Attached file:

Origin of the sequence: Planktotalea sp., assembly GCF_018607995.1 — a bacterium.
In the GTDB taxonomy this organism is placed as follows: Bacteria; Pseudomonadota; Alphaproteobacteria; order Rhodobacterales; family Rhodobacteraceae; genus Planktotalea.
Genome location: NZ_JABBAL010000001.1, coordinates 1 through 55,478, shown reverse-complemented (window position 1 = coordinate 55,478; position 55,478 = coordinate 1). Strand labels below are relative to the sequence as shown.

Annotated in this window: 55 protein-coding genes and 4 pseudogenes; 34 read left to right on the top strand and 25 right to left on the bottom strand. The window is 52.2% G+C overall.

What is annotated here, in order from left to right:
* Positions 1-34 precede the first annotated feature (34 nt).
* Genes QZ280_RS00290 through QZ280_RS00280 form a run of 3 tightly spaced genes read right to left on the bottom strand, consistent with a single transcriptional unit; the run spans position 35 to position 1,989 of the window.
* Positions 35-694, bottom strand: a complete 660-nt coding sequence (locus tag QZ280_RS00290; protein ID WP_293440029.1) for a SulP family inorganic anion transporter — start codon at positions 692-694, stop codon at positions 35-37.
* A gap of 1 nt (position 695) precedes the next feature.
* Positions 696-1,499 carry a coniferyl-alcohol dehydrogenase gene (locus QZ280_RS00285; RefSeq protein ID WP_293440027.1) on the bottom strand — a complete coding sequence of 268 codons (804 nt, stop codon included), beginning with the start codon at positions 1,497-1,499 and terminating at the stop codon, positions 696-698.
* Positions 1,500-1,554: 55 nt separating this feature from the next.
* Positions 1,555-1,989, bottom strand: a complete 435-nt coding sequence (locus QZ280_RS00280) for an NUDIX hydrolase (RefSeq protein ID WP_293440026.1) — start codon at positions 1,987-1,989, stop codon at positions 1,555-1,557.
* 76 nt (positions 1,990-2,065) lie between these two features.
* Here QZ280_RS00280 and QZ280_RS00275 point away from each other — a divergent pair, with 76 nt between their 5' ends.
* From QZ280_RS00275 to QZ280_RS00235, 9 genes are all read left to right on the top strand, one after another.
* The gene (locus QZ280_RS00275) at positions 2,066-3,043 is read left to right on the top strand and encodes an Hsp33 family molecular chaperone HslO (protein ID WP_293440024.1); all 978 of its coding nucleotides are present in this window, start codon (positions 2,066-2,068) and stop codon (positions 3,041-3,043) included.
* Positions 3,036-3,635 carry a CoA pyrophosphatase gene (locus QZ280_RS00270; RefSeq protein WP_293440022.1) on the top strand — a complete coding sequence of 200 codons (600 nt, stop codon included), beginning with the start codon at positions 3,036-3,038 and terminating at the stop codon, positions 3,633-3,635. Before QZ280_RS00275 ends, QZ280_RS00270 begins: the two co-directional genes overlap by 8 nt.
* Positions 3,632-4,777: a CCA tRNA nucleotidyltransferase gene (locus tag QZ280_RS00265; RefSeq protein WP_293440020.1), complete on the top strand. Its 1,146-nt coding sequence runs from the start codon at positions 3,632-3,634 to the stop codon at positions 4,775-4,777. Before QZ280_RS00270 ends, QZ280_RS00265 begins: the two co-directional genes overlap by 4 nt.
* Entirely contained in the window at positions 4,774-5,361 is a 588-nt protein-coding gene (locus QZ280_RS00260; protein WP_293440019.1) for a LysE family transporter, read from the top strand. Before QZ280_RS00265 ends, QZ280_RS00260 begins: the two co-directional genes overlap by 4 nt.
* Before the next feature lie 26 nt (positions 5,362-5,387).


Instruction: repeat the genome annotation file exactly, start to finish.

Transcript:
Origin of the sequence: Planktotalea sp., assembly GCF_018607995.1 — a bacterium.
In the GTDB taxonomy this organism is placed as follows: Bacteria; Pseudomonadota; Alphaproteobacteria; order Rhodobacterales; family Rhodobacteraceae; genus Planktotalea.
Genome location: NZ_JABBAL010000001.1, coordinates 1 through 55,478, shown reverse-complemented (window position 1 = coordinate 55,478; position 55,478 = coordinate 1). Strand labels below are relative to the sequence as shown.

Annotated in this window: 55 protein-coding genes and 4 pseudogenes; 34 read left to right on the top strand and 25 right to left on the bottom strand. The window is 52.2% G+C overall.

What is annotated here, in order from left to right:
* Positions 1-34 precede the first annotated feature (34 nt).
* Genes QZ280_RS00290 through QZ280_RS00280 form a run of 3 tightly spaced genes read right to left on the bottom strand, consistent with a single transcriptional unit; the run spans position 35 to position 1,989 of the window.
* Positions 35-694, bottom strand: a complete 660-nt coding sequence (locus tag QZ280_RS00290; protein ID WP_293440029.1) for a SulP family inorganic anion transporter — start codon at positions 692-694, stop codon at positions 35-37.
* A gap of 1 nt (position 695) precedes the next feature.
* Positions 696-1,499 carry a coniferyl-alcohol dehydrogenase gene (locus QZ280_RS00285; RefSeq protein ID WP_293440027.1) on the bottom strand — a complete coding sequence of 268 codons (804 nt, stop codon included), beginning with the start codon at positions 1,497-1,499 and terminating at the stop codon, positions 696-698.
* Positions 1,500-1,554: 55 nt separating this feature from the next.
* Positions 1,555-1,989, bottom strand: a complete 435-nt coding sequence (locus QZ280_RS00280) for an NUDIX hydrolase (RefSeq protein ID WP_293440026.1) — start codon at positions 1,987-1,989, stop codon at positions 1,555-1,557.
* 76 nt (positions 1,990-2,065) lie between these two features.
* Here QZ280_RS00280 and QZ280_RS00275 point away from each other — a divergent pair, with 76 nt between their 5' ends.
* From QZ280_RS00275 to QZ280_RS00235, 9 genes are all read left to right on the top strand, one after another.
* The gene (locus QZ280_RS00275) at positions 2,066-3,043 is read left to right on the top strand and encodes an Hsp33 family molecular chaperone HslO (protein ID WP_293440024.1); all 978 of its coding nucleotides are present in this window, start codon (positions 2,066-2,068) and stop codon (positions 3,041-3,043) included.
* Positions 3,036-3,635 carry a CoA pyrophosphatase gene (locus QZ280_RS00270; RefSeq protein WP_293440022.1) on the top strand — a complete coding sequence of 200 codons (600 nt, stop codon included), beginning with the start codon at positions 3,036-3,038 and terminating at the stop codon, positions 3,633-3,635. Before QZ280_RS00275 ends, QZ280_RS00270 begins: the two co-directional genes overlap by 8 nt.
* Positions 3,632-4,777: a CCA tRNA nucleotidyltransferase gene (locus tag QZ280_RS00265; RefSeq protein WP_293440020.1), complete on the top strand. Its 1,146-nt coding sequence runs from the start codon at positions 3,632-3,634 to the stop codon at positions 4,775-4,777. Before QZ280_RS00270 ends, QZ280_RS00265 begins: the two co-directional genes overlap by 4 nt.
* Entirely contained in the window at positions 4,774-5,361 is a 588-nt protein-coding gene (locus QZ280_RS00260; protein WP_293440019.1) for a LysE family transporter, read from the top strand. Before QZ280_RS00265 ends, QZ280_RS00260 begins: the two co-directional genes overlap by 4 nt.
* Before the next feature lie 26 nt (positions 5,362-5,387).